The Three Stations of Christian Burial

When a member of the faithful has died, the Church identifies three stations, or time periods, for the celebration of the rite of Christian burial: the Vigil Service, the Mass of Christian Burial, and the Rite of Committal.

The Vigil Service

The Vigil for the deceased, commonly known as the Wake, is the initial rite celebrated by the Christian community at the time following death and before the funeral liturgy. The Vigil usually takes place in a funeral home. It may also take place in the family home or in the parish church, as local custom dictates.
The celebration of the Vigil is the time for the Christian community to offer both prayer and consolation to the members of the bereaved family; to read and reflect on the Word of God; to call upon our God of Mercy through intercessory prayer; and to provide an opportunity for family and friends to recall the memory of their loved one.

Other prayers, such as the Rosary, are also encouraged since they help us to reflect upon the Paschal Mystery and so lead us to a greater sense of hope at this time of grief. However, the Rosary should normally be prayed outside of the Vigil service for ecumenical purposes.

The Mass of Christian Burial

For Catholics, the celebration of the Mass is both the source and the summit of our faith. Hence, when we celebrate the Mass at the time of death it is seen as the fullest expression of our faith in God’s abundant mercy, our hope in the resurrection of the dead, and the love that God has for us, which is not extinguished even by death. We actively participate in the Funeral Mass as an expression of our faith in Jesus Christ. Family members may choose the Scripture readings for the Mass, select hymns for the community to sing, cover the casket with the pall, place Christian symbols on the casket (crucifix, bible) and present the bread and wine at the preparation rite. Members of the parish community also participate in the funeral liturgy and join with the bereaved family in the celebration of the funeral rites by proclaiming the Word, leading the faithful in song, serving at the altar and helping with the distribution of communion.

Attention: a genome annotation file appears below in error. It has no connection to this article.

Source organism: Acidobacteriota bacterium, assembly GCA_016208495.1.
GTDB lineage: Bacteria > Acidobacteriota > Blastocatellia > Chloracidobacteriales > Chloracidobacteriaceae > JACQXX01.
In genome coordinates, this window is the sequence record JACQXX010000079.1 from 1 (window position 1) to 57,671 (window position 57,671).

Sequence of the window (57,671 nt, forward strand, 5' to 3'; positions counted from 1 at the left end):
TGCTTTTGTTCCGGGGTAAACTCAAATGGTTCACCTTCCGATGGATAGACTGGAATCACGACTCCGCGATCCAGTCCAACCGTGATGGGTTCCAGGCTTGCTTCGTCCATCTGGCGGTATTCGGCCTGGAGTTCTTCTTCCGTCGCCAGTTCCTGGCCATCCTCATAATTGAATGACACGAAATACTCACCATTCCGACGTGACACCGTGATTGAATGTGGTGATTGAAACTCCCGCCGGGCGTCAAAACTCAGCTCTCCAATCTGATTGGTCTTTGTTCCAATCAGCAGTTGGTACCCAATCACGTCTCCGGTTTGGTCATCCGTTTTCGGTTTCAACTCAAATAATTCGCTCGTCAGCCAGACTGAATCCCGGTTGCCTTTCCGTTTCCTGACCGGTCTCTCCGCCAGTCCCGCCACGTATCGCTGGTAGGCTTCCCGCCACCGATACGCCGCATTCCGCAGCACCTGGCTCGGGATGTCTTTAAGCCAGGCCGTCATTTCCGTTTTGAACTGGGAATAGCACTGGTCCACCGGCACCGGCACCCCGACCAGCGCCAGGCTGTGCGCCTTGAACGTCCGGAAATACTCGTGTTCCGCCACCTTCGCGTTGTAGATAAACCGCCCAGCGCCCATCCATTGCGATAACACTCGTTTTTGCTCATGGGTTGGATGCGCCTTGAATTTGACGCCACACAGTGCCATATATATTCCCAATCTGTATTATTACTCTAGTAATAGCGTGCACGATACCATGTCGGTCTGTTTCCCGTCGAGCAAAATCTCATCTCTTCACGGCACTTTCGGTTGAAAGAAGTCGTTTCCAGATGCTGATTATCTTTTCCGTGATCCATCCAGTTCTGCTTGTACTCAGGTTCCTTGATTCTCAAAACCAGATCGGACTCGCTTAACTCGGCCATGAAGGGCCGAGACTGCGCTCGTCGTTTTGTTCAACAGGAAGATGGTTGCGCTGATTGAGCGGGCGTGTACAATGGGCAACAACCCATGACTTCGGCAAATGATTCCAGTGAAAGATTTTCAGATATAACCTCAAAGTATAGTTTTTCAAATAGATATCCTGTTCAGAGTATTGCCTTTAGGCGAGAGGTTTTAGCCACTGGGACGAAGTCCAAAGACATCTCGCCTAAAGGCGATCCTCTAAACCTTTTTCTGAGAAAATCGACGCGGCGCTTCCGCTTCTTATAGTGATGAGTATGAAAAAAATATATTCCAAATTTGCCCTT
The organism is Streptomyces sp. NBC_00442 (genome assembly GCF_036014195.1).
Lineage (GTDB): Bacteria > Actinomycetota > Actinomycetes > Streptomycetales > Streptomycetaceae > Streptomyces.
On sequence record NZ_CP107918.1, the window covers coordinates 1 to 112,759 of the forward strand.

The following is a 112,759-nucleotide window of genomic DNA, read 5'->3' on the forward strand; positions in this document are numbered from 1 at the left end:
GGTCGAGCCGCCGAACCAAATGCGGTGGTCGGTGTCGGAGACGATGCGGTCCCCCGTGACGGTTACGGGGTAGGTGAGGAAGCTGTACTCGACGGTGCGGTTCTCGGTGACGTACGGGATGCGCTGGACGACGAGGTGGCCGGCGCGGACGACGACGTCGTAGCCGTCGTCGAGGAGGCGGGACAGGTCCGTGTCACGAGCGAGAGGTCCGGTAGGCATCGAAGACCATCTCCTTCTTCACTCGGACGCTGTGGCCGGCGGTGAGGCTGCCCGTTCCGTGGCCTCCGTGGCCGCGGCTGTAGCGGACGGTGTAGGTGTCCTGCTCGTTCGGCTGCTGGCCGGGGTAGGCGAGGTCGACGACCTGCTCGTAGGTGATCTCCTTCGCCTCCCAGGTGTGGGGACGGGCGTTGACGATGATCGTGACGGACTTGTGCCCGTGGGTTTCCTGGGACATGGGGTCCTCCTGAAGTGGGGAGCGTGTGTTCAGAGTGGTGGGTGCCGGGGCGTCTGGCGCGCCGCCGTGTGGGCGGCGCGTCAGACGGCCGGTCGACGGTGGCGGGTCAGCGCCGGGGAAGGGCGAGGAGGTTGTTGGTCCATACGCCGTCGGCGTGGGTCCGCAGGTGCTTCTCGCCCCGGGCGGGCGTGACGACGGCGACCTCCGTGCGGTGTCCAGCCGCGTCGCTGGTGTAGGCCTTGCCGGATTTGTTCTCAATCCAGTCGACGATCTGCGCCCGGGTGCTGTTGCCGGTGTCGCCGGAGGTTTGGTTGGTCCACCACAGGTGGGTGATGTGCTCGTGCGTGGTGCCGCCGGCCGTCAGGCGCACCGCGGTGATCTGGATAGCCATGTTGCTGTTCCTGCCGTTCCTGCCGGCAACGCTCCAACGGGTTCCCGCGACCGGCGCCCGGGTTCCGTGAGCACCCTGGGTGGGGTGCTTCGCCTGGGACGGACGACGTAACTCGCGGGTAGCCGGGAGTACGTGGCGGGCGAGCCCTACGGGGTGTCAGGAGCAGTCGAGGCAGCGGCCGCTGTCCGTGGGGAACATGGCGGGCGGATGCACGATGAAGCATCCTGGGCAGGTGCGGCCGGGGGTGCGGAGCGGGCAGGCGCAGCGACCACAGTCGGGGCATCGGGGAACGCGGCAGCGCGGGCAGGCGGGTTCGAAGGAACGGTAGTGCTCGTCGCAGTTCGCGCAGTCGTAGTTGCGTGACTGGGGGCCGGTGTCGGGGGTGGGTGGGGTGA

The Rite of Committal

The Rite of Committal is celebrated at the place of burial. In the committal of the body to its place of rest, we express our hope that the deceased will experience the glory of the resurrection. The committal must always be celebrated immediately following the funeral, unless a good pastoral reason dictates otherwise, such as travel to a distant cemetery. In the case of cremation, the cremated remains of the deceased must always be immediately interred in a consecrated burial site.

About Catholic Cemeteries

Since the body is a temple of the Holy Spirit, the Catholic Church has always set aside ground that is blessed and consecrated by God for the specific purpose of providing Christians with a dignified and holy resting place. The sacred nature of cemeteries is directly related to the Church’s belief in the resurrection of the body and the final consummation of the world.

Baptized Catholics may be buried in a Catholic cemetery. Non-practicing Catholics, Catholics who may have joined another Christian denomination, non-Catholic spouses and other family members of Catholics may be buried in a Catholic cemetery. Many Catholic cemeteries have a reserved area for the burial of unborn children.

Final Thoughts on Catholic Funerals

At times when death catches us off guard we may not always remember that the Funeral Rites are liturgical rites of the Church. Please understand if Father Noble cannot accommodate some requests, such as a specific poem, song or article that was your loved one’s favorite. There are other moments outside of the liturgy, such as the Wake, when you can share these things with your family and friends. Funerals are a special time for God’s grace and mercy, a time to open your heart, receive His blessings and place your hope in the resurrection of His Son, Jesus Christ.